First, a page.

Seniors missed a lot, but got some unique memories

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Image by Purbalite staff

Purbalite seniors evaluate their fours years of high school at Baldwin .

Lindsay Bonetti, News Editor

When the dismissal bell rang on March 13, 2020, every junior was celebrating two weeks off from arguably the hardest year of high school. Then when we could tell that extra-long spring break did not have a swift end in sight, we were secretly glad that it was the Class of 2020 who lost their big end-of-senior-year moments and not us.

Little did we know that we would be the ones to get the worst of it. 

With switches to online and hybrid learning, school days as we knew them for the last 12 years were no longer. Nearly a year went by before we saw half of the people in our grade — people we had been used to seeing every single day. 

Emptier classes, one-way hallways, and distanced seating took away the bustling energy that used to fill the school. Rows of single desks replaced the chance to sit in booths with our friends in the senior-exclusive North Cafeteria. 

But now we stop for a moment longer and admire the golden-pink sunrises over the football field while walking down to school from the student lot. ”

No planning themes and watching the beet-red faces of an unfortunate pair of underclassmen who we picked for the Kiss Cam while leading the student section at home Friday night football games. 

No final homecoming or snowball school dances put an end to the next-day debates over the worst song of the night. I guess we will never know if “Dance Monkey” by Tones and I would have beaten the united groans when “Cheerleader” by OMI came on.

No fans to cheer us on at many of our last performances or sports games ever.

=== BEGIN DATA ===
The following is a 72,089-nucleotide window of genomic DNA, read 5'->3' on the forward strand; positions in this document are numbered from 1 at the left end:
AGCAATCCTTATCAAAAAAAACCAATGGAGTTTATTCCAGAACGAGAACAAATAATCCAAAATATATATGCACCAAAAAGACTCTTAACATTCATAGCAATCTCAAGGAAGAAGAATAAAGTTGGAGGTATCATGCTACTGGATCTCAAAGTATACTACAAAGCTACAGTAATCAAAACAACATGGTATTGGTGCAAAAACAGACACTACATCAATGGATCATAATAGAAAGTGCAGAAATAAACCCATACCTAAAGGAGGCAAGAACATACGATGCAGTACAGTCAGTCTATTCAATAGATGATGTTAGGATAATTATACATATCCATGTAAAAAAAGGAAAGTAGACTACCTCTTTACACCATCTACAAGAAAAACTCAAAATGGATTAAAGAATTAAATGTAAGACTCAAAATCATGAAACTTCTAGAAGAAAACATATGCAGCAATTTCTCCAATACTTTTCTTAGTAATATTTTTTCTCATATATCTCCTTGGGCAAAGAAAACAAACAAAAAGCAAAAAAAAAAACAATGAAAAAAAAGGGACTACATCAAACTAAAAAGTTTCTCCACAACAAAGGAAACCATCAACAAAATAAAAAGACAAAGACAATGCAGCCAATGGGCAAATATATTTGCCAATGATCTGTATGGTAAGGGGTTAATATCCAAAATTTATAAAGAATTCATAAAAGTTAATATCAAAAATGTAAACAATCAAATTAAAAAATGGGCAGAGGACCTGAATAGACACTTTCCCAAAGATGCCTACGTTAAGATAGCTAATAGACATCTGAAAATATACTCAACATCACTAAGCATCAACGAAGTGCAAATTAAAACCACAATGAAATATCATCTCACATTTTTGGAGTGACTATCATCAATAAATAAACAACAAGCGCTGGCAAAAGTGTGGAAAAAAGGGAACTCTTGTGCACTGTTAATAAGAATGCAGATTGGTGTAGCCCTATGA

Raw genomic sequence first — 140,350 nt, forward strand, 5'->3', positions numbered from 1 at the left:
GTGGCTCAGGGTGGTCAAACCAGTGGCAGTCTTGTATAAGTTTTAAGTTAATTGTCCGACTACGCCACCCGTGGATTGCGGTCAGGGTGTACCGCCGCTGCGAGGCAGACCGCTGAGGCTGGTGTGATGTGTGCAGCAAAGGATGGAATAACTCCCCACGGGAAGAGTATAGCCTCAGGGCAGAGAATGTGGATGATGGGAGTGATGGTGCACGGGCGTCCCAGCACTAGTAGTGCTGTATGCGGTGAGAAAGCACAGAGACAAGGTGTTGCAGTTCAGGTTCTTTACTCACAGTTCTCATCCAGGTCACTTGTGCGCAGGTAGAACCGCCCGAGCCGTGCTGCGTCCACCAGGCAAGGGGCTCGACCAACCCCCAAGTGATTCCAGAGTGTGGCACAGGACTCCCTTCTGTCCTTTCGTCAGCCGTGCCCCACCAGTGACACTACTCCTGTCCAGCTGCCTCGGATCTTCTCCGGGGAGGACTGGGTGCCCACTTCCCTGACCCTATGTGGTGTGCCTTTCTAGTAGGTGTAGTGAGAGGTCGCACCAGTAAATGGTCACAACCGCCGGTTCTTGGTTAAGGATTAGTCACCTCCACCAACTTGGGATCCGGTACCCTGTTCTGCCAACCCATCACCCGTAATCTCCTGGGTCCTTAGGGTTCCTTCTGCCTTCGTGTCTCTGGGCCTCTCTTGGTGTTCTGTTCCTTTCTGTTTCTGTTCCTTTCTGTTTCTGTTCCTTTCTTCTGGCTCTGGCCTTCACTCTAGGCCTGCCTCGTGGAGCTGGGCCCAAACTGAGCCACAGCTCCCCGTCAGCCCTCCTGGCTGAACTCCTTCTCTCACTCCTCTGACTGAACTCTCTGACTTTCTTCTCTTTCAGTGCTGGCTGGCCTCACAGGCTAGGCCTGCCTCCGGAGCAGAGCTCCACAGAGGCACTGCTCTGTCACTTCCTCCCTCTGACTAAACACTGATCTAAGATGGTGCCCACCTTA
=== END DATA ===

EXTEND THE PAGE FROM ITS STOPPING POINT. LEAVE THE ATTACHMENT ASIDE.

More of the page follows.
Having to decide where to go to college by looking at staged pictures, not by tours.

I cannot lie. It was sad that we did not have the cliché, coming-of-age movie type of senior year memories. However, the Class of 2021 will carry many unique ones with us that we should hold dear.

Anytime our children and grandchildren ask us about our time in high school will undoubtedly be met with a chuckling, “Oh, do I have a story for you.”

We will look back on the awkward Google Meet silence with laughter, picking out face masks to match our outfits with bittersweet nostalgia, and the open-note tests and SAT-optional college applications with gratefulness.

Next time our parents start their exaggerated complaints of how they walked uphill in the pouring rain for three miles to school, we can finally one-up them. We went through a whole global pandemic while in school. It will be hard to beat that.

We have learned to adapt and overcome, forced into maturity in ways that no other class on the brink of entering the real world ever has been. 

Finding out the hard way about taking normal life for granted was not easy. But now we stop for a moment longer and admire the golden-pink sunrises over the football field while walking down to school from the student lot. 

This year has been about making the most of the small things. Because soon enough it will all be over and gone. 

Our senior year may not be exactly like we fantasized about as children, but it sure has been a memorable one. 

Plus, if we’re lucky, we could be the only ones at our colleges in the fall who will have a normal four-year experience again.